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The Job Description of a Heavy Equipment Mechanic

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A heavy equipment mechanic must know how to properly maintain and repair the equipment in his employer’s shop. The specific job assignment may as a diesel engine mechanic who works on trucks and other vehicles. Or the job may a construction equipment mechanic responsible for maintaining the construction machinery's hydraulic, electrical and other operating systems.


A heavy equipment mechanic needs a good understanding of how diesel engines work. Diesel mechanics work to keep engines in top repair. A construction equipment mechanic not only works on the engines, but on the working parts of the equipment as well. This may involve working on a variety of pieces of construction equipment, such as earth movers, paving machines, bulldozers, cranes and concrete mixers. In addition to repair work, routine maintenance is part of the job.

Work Conditions

While a heavy equipment mechanic may have the opportunity to do some of the work inside a shop, much of the work as a construction equipment mechanic involves work on the job site in all types of weather. This keeps the mechanic on his feet most of the working day. Some of the work is in cramped spots, while other work may be from ladders.


It's necessary to wear personal protective equipment (PPE) at all times. Safety rules are in place and all employees must follow them. The heavy equipment mechanic must also follow safety rules for working on engines.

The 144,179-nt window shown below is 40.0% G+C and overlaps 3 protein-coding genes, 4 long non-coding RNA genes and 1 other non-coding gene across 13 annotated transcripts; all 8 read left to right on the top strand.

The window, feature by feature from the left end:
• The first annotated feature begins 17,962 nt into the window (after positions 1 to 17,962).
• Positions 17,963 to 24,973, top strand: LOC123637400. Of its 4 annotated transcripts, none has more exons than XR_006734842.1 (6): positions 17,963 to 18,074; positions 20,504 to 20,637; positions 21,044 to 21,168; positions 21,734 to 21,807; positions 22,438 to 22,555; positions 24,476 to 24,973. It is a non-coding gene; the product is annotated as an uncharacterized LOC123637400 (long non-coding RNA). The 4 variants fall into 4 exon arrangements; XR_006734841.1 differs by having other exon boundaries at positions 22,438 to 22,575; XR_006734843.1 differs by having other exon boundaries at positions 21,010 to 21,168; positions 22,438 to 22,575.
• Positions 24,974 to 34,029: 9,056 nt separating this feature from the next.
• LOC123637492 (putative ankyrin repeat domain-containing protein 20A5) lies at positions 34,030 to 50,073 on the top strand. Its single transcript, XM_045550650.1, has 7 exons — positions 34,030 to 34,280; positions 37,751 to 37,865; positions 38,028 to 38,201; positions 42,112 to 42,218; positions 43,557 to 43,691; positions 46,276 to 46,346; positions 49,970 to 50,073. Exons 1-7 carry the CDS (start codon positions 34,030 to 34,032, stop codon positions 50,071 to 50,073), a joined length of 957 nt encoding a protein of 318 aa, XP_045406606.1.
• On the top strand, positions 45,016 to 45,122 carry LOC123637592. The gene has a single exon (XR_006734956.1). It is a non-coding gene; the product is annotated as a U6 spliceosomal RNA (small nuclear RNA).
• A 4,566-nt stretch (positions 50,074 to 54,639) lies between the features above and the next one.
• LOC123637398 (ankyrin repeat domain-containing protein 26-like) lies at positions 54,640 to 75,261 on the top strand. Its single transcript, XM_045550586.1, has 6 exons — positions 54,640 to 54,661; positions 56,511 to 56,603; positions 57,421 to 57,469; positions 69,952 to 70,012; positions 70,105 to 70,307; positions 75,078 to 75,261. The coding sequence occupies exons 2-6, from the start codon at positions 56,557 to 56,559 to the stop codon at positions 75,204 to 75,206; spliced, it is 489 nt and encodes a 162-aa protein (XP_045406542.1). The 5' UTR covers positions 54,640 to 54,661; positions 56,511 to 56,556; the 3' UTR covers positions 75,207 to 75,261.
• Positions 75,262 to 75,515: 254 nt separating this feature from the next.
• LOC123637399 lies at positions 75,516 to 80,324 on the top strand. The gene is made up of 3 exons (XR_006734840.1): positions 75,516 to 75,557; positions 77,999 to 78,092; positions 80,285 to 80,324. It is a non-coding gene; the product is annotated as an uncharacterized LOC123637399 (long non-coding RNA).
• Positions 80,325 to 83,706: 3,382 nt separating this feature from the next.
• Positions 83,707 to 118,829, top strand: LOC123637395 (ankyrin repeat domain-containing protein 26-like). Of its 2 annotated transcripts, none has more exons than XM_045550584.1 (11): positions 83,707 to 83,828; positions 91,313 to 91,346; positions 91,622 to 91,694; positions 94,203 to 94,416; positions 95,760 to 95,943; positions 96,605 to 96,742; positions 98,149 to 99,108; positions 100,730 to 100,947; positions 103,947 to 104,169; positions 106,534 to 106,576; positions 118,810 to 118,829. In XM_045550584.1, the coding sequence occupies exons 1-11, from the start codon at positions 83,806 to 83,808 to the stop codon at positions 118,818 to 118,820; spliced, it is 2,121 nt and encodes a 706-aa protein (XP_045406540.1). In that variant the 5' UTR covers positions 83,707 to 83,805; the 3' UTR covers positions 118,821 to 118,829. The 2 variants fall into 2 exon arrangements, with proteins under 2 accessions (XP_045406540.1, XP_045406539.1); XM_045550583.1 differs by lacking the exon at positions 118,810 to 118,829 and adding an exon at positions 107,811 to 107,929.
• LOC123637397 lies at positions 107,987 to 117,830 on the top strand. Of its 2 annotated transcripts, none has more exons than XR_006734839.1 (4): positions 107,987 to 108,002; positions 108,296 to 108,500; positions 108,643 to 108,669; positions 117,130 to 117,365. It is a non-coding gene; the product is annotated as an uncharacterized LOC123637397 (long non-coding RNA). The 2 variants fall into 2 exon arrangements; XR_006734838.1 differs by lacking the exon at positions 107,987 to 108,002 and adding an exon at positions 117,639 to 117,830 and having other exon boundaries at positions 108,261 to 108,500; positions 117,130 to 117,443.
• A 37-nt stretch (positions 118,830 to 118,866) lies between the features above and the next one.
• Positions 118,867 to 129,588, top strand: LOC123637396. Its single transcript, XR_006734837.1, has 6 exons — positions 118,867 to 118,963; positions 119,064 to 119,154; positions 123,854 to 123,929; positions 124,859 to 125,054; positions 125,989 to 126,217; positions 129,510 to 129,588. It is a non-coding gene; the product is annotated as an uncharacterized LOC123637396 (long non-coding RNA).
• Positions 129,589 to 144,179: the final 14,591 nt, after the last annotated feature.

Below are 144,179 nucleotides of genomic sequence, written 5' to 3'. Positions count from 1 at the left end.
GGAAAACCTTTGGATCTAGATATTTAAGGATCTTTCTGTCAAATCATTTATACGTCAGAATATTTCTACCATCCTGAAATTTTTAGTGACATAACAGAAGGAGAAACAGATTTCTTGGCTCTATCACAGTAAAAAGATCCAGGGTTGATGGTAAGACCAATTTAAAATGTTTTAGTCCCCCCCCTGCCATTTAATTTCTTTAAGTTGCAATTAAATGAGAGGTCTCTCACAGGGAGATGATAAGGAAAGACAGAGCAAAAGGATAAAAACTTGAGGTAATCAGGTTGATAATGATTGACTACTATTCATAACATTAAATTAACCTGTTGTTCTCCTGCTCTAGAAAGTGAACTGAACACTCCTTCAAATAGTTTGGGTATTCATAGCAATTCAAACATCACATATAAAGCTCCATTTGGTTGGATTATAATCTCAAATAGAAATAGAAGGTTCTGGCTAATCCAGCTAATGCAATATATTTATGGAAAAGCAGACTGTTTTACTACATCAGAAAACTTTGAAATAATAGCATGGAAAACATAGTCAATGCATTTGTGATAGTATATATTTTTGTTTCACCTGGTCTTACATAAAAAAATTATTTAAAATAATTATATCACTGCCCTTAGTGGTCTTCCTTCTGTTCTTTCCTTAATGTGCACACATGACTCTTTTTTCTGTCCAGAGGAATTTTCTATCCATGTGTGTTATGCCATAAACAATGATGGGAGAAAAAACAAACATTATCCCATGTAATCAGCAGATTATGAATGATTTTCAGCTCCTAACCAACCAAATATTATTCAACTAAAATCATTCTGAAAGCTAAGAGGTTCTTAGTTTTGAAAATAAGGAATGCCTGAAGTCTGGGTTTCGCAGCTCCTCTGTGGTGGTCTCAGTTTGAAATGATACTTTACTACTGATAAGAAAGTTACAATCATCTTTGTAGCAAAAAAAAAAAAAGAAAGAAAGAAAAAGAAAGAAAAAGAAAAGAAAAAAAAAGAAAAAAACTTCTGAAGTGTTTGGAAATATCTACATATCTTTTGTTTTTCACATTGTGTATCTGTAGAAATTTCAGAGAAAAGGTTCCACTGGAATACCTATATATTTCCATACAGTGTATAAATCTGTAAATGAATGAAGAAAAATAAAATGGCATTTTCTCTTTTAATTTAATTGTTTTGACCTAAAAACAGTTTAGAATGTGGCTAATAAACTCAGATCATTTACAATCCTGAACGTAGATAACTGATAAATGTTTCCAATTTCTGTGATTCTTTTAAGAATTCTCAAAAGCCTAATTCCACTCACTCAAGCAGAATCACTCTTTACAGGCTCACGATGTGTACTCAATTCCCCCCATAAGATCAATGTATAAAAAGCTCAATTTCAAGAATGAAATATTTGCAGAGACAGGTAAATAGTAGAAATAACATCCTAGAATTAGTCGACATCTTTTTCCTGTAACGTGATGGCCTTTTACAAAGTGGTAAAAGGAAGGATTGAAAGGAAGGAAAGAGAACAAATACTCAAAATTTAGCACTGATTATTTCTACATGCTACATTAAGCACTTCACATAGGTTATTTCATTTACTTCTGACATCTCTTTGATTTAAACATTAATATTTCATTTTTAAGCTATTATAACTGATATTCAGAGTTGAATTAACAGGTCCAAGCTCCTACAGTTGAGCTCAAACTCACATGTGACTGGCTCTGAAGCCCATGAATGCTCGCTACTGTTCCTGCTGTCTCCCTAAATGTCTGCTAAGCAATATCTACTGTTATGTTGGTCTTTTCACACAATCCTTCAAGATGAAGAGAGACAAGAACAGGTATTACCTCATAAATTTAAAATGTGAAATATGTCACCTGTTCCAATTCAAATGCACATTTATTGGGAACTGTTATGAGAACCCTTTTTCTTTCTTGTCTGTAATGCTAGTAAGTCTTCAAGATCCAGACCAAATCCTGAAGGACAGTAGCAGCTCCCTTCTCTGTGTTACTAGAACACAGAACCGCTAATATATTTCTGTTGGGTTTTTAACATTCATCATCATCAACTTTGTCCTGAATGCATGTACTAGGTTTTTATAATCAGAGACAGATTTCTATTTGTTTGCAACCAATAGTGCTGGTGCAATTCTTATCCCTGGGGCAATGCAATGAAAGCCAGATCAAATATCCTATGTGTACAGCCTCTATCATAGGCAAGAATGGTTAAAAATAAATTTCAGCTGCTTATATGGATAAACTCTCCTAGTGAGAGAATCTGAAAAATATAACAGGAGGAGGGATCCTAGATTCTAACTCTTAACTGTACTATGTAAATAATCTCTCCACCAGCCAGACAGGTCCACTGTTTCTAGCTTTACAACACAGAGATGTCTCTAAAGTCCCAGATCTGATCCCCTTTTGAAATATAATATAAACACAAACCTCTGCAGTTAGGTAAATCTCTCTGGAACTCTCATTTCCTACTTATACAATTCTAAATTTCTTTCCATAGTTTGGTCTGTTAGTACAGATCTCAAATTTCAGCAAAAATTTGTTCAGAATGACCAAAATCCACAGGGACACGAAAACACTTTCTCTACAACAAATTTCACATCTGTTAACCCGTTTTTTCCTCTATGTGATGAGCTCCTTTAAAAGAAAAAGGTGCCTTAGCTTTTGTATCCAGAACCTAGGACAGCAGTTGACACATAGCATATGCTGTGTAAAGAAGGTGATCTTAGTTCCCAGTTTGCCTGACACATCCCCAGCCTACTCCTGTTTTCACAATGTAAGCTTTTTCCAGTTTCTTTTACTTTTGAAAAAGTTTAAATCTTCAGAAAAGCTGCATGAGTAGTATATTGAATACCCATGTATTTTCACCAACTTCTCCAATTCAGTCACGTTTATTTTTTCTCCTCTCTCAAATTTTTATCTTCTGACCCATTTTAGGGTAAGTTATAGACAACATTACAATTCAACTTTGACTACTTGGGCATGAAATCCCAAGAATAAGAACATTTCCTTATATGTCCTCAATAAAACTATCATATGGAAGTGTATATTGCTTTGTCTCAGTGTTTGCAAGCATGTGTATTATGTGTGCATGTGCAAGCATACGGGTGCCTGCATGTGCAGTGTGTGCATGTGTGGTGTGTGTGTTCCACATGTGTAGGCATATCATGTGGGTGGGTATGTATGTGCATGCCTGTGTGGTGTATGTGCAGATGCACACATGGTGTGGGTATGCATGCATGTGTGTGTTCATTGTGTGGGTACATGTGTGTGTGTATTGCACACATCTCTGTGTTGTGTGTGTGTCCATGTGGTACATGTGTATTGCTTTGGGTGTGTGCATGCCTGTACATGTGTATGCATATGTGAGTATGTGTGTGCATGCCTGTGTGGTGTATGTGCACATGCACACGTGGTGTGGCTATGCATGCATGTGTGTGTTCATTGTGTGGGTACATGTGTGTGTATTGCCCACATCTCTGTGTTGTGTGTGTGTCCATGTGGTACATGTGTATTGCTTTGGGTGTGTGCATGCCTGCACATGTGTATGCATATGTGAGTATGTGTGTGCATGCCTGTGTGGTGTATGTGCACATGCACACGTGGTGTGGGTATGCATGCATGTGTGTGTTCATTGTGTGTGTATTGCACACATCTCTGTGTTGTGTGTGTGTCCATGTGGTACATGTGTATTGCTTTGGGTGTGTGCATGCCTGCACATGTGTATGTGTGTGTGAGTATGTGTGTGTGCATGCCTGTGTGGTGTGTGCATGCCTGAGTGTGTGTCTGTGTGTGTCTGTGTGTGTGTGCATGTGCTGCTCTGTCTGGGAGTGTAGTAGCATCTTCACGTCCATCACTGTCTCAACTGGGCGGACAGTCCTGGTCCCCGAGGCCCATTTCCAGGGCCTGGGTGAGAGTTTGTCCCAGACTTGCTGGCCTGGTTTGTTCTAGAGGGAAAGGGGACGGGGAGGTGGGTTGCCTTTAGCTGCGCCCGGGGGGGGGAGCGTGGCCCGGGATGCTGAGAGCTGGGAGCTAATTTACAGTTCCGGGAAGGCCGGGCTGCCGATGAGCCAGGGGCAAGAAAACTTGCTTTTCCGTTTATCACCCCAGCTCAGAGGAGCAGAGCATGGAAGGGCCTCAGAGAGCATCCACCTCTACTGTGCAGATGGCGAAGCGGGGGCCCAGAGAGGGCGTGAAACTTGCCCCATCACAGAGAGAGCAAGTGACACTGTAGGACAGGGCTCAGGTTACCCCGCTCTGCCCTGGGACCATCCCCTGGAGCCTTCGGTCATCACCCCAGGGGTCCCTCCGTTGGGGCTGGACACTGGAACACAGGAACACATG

Preparation for the job begins in high school with mathematics, physics and chemistry courses and industrial technology courses. On-the-job training opportunities are available, but it's easier and faster to learn the necessary job skills by attending a vocational school or community college that offers diesel mechanic training or heavy equipment training. The two-year course of study not only offers an associate’s degree, but also provides hands-on training needed for the first job. Employers also send heavy equipment mechanics to specialized training school throughout their careers to keep them current on changes in equipment and technology.


The median hourly wage of a heavy equipment mechanic in 2008 was $20.59, according to the U.S. Bureau of Labor Statistics. Mechanics employed by the federal government and the states usually made a higher hourly wage than those employed in the private sector.


About the Author

Denise Brown is an education professional who wanted to try something different. Two years and more than 500 articles later, she's enjoying her freelance writing experience for online resources such as Work.com and other online information sites. Brown holds a master's degree in history education from Truman State University.

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